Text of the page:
Uganda has held four national general elections, but from the 2001 general elections, the elections have been characterised by cases of extreme violence, obscene use of money and the results have been contested in the courts of law. The recent highlight being the Amama Mbabazi Vs Museveni and Ors Presidential Petition No 1 of 2016 which ended with electoral reform recommendations that government needed to adopt in an effort to find solutions to the overarching issues in the electoral life of Uganda.
Ahead of the 2021 general elections key highlights need to be made on the heightened insecurity and an increased level of suspicion among Ugandans today. There is an increase in curtailing dissenting voices. Thedown spiral of the safety of Ugandans has heightened the levels of apathy and uncertainty in the democratic processes of Uganda and their role in fostering change for Ugandans.
It begs the question, what is the hope for democratic practises after the 2021 general elections? The 2016 general elections had 37% Ugandans who were first time voters, hopeful in participating in a free and fair election, a large number of Ugandans were left disappointed and skeptic of the ability of the vote to deliver change in governance. The 2016 general elections and by-elections were characterised by heavy military deployment, arbitrary arrests of opposition members and grave violence and death that has planted seeds of fearin the electorate.
The by-elections highlighted grave incidences of violence and deaths as witnessed in the Bugiri, Jinja and Arua by-elections. In view of the continued declined in the safety caps for Ugandans to fall back on within the constitution,with the removal of the term limits in 2005 and the age limit in 2018 it is no wonder that the hope of change through the ballot is illusionary in nature and in thought, I dare say.
The Local Council elections brought a fall back in the forward movement of the electoral system of Uganda with the lining-up methodology of voting, a trend that had been removed in favour of the secret ballot which guarantees one’s safety in choosing their leaders.
Against such a back drop, democracy is on the litmus paper and it is the mandate of every Ugandan to protect the constitution, rule of law and democracy ahead of the 2021 general elections and going forward. We need to strike a balance in offering constructive criticism to the government and state actors without the fear of being witch-hunted, imprisoned or tortured.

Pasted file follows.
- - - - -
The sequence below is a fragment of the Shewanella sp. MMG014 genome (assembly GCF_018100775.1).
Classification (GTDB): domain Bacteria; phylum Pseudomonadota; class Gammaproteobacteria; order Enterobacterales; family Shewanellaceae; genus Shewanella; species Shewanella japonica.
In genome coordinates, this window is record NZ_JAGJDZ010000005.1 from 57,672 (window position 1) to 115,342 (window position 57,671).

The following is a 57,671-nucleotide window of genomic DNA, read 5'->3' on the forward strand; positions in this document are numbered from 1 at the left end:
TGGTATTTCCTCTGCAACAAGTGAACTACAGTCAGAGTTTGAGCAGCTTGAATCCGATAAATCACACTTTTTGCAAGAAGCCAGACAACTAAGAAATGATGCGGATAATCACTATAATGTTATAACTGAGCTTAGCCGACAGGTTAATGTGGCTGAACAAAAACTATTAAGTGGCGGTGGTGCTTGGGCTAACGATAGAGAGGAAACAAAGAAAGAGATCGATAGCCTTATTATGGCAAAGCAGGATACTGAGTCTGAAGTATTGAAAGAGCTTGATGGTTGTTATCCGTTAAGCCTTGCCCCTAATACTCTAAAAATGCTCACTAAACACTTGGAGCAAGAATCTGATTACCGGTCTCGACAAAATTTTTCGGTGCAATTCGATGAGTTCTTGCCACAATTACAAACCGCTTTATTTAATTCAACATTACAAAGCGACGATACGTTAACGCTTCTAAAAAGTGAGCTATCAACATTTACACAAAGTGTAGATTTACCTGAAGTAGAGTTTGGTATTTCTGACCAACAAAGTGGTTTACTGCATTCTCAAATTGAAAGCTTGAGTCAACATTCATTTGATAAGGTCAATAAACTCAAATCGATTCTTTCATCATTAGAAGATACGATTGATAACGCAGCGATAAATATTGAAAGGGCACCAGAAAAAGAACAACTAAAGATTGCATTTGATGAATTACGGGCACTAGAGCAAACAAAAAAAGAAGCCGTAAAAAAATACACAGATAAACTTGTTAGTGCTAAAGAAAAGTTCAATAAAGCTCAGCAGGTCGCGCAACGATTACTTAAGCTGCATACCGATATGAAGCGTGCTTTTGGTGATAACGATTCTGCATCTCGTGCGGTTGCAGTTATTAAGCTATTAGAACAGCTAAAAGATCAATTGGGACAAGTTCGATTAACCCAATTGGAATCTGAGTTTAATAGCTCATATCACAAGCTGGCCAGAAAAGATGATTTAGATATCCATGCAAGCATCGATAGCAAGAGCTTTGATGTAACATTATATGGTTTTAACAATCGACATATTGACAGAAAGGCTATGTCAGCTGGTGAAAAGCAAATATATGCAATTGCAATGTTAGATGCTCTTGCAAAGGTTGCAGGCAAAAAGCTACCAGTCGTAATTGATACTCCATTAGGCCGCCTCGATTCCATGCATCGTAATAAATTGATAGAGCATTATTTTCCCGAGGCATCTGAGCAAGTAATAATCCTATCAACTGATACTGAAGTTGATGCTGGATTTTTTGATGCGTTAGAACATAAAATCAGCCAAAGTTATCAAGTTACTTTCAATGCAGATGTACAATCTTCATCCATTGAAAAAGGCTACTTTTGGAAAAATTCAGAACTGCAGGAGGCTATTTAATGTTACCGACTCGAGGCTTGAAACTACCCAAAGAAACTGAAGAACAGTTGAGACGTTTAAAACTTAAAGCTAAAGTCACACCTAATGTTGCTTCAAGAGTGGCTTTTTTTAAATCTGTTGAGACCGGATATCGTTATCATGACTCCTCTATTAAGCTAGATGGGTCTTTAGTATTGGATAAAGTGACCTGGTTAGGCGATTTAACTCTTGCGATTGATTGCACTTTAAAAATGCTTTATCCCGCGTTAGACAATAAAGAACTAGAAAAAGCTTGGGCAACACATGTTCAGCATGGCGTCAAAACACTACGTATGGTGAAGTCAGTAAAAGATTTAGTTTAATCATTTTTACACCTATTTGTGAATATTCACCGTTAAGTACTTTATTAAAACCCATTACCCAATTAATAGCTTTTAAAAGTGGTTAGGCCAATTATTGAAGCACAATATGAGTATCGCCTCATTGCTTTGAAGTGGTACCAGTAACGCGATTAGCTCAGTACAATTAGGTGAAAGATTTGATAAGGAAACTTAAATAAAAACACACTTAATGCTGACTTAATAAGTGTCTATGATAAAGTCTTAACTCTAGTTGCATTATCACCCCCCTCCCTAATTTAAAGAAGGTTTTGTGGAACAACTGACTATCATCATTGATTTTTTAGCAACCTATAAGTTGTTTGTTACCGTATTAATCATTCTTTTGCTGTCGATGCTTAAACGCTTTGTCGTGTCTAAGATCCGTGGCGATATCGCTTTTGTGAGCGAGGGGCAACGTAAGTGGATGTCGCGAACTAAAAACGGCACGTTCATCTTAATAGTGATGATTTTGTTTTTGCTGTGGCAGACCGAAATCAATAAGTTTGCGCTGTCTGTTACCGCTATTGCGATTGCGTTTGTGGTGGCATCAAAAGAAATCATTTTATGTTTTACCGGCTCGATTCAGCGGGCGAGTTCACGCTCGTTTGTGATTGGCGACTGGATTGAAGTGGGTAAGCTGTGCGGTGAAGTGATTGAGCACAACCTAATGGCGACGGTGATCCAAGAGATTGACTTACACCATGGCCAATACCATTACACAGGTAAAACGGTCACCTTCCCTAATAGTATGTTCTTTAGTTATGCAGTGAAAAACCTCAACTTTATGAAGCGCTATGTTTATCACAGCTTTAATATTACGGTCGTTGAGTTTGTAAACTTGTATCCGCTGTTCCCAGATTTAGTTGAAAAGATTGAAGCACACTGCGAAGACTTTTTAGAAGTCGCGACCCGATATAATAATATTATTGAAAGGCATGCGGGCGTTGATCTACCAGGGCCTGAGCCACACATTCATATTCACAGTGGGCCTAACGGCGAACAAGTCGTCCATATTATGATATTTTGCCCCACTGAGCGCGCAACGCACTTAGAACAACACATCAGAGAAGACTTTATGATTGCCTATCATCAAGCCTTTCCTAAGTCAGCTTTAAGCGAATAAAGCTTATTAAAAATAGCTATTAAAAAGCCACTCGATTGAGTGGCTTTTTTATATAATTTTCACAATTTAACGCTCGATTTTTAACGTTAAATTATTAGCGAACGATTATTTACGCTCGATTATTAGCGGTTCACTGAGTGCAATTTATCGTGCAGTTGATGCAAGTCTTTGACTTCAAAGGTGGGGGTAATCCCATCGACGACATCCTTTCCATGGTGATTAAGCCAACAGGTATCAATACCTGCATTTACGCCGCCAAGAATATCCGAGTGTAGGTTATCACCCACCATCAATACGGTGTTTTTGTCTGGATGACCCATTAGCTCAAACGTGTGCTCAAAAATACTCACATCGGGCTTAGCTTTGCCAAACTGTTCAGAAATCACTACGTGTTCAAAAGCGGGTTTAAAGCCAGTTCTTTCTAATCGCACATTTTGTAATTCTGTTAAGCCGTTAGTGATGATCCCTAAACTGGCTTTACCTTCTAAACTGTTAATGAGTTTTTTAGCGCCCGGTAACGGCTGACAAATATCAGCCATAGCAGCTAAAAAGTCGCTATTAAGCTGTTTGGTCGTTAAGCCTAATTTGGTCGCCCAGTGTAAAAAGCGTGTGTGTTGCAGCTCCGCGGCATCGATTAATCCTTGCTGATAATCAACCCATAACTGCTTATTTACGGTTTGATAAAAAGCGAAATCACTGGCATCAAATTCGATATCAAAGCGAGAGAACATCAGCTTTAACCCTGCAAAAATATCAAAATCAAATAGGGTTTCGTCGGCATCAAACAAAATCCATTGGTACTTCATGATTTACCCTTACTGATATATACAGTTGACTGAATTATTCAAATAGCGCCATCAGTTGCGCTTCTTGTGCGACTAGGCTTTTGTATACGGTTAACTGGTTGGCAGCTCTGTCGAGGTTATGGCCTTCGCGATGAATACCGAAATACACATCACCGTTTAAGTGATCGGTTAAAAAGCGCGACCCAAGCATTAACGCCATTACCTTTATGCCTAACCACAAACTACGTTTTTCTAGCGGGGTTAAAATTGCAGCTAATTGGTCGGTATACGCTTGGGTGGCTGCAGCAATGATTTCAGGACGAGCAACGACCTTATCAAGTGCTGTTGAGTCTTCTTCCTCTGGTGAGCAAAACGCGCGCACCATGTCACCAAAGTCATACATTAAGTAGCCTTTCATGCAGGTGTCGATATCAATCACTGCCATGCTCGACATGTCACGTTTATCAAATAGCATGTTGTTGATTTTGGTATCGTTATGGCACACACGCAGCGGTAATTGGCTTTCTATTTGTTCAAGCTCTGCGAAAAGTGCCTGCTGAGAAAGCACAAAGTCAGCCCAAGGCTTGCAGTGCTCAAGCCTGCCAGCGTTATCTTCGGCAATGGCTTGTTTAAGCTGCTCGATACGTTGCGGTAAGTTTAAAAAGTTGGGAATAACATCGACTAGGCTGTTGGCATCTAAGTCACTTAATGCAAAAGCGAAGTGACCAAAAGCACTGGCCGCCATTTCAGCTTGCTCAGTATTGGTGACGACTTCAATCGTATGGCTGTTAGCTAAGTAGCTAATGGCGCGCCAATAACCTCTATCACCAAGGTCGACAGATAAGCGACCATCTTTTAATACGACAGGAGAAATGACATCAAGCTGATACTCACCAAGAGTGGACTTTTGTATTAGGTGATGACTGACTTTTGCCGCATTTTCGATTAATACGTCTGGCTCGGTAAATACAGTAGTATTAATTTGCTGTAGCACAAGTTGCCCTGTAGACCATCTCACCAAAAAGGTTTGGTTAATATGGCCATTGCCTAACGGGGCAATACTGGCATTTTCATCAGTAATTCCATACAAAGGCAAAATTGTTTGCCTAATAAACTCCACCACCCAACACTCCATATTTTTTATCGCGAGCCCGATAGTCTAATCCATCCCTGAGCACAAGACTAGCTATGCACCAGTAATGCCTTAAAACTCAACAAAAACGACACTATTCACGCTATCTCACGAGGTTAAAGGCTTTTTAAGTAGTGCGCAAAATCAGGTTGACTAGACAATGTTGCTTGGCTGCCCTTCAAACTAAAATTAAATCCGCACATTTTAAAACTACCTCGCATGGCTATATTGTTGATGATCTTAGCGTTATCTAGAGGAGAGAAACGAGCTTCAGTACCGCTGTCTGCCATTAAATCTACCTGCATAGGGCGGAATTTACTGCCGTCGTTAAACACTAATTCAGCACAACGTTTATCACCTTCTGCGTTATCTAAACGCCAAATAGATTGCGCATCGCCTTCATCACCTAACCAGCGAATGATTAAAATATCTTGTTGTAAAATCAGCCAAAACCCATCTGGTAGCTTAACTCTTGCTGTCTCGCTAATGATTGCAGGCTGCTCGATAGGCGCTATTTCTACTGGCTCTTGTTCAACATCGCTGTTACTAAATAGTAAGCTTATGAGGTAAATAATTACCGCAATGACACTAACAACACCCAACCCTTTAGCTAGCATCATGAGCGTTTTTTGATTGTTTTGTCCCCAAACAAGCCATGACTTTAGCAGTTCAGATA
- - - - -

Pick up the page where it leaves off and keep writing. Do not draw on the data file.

It is the mandate of the people to hold their leaders accountable and come to a place of common understanding on how their leadership is fostering change and development within society. Through voting, Ugandans can have a tool that can help them hold their leaders accountable and responsible in pushing for sustainable development within the communities. Therefore, if room for dialogue and criticisms continues to be curtailed, the anger that is building up and the continued lack of faith in the electoral systems and governance structures is going to suffer the democratic practises whose alternatives are not without a call for violence.
The role of civil society organisations and political leaders then, is to actively engage in civic education andprepare the masses ahead of the 2021 general electionsand beyond, to rally the citizens to show up and vote but also to prepare for life after the 2021 general elections.
Civic engagement should also be rallied around the electoral reforms in order to have Ugandans voice their concerns on what the reforms should reflect. Theseshould be the safety caps in offering people measures and remedies for fair electoral systems and processes
Ugandans need to use the availed safe spaces to lobby for reforms that reflect the voice of the people. The Citizen’s Electoral Reform Agenda of 2011 and the Citizen’s Compact are such documents that were crafted after consultations from the citizenry and they are a reflection of the consensus of the people on what remedies would be pertinent for the electoral systems of Uganda.
Tricia Gloria Nabaye
Research Fellow: Great Lakes Institute for Strategic Studies
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